Rambo

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A World Without Poor People (Sort of)
2017 JULY 27
tags: a world without poor people, Housing prices
by Ian Welsh

Because the last time it was done, it was not forbidden, because good jobs cluster in only a few regions now and because of vast influxes of foreign money, we have charts like this:



So, almost a 100% increase in five and a half years. (People living in Vancouver wish housing prices had only risen this much.)

Meanwhile, the Fed is muttering to itself about how there is almost no inflation, because they don’t measure housing price increases as inflation and consider the most important inflation that which does not include energy and food.

In other words, if the price of having a home, staying warm in your home or cool, driving your car and feeding yourself is going up, well, that’s just not very important.

A lot of people got very rich in real estate speculation and mortgages and downstream securities last time, and the vast majority of the rich ones got to keep the money they made. Even those who lost it, were mostly made whole by government. (Ordinary home owners were, uhhh, not made whole.)

Given it worked last time, given there was no real penalty for doing it and that the Fed and other central banks proved they were willing to bail out the rich to the tune of trillions of dollars, why not run the play again? The profits are privatized, the losses at the end will be socialized. Heck, with a bit of luck the Fed will print money pre-emptively to make sure that there is never a crisis for rich people ever again, just every increasing asset prices.

(This applies to the stock market as well.)

There is, mind you, a real economy buried under all the money being funneled to rich people somewhere, and at some point that economy may just collapse. After all, all the people who own these fancy condos and houses expect a servant class to take care of them.

But perhaps that can all be turned over to robots, as Silicon Valley wants, and the poor can just be expelled from places like SoCal, DC, New York, Vancouver and Toronto entirely, to slowly drug themselves to death, or perhaps just starve, in the vast interior wastelands of the continent where “real” people don’t want to live.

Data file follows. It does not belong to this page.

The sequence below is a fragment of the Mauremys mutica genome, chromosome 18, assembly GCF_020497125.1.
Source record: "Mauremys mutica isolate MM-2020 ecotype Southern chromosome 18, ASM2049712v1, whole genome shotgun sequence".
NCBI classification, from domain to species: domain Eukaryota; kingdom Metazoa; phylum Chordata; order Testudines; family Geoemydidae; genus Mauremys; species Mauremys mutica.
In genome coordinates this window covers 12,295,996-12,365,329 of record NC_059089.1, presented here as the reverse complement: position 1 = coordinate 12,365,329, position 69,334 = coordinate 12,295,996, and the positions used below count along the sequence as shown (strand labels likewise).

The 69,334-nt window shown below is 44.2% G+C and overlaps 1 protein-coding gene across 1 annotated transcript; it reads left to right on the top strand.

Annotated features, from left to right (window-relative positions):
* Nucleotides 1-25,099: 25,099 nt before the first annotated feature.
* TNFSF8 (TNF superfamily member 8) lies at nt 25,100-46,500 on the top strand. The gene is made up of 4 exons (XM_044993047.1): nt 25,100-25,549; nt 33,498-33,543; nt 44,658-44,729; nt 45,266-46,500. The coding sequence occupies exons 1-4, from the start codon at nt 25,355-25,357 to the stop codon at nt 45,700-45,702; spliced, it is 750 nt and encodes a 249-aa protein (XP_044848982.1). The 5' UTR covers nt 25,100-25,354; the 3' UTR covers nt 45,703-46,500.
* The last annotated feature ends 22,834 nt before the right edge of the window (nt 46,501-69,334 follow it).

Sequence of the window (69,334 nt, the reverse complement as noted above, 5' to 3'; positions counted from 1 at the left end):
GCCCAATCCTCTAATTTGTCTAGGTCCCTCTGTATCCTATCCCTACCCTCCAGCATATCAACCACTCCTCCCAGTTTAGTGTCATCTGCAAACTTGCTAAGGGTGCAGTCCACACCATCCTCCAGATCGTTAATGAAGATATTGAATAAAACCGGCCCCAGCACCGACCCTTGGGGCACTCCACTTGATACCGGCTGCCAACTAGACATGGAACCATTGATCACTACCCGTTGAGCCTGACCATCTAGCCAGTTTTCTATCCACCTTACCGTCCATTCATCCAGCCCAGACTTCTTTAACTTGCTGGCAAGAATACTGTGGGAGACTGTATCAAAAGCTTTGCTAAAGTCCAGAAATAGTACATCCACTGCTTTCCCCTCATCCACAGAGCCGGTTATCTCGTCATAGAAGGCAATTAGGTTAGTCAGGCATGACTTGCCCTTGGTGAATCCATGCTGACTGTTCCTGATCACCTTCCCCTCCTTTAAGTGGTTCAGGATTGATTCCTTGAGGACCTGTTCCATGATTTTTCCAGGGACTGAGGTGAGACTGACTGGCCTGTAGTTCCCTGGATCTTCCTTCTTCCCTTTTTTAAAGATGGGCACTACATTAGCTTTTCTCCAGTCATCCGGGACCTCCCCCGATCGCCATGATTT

This is, fairly explicitly, what Silicon Valley tech bros want, to not need surplus people.

I wonder, though, how many of them will find that they too, are surplus, when AI becomes able to code and write ads.

It will, at least, be amusing.
 

John Lee Pettimore III

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That guy kind of contradicts himself. It seems like he's saying that lawyers and bar associations aren't liberal enough or anti-business enough. Which is not born out by statistics, review of headlines, or personal anecdote.
 

Rambo

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That guy kind of contradicts himself. It seems like he's saying that lawyers and bar associations aren't liberal enough or anti-business enough. Which is not born out by statistics, review of headlines, or personal anecdote.
I think it was about wielding political power and then using that for corporate ends rather than a particular political bent.
 

John Lee Pettimore III

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I think it was about wielding political power and then using that for corporate ends rather than a particular political bent.
Yeah, so not being anti-business enough. Which is only rational from an extremely liberal viewpoint, one of those that's so far to the left that it shares a lot in common with the far right.
 

John Lee Pettimore III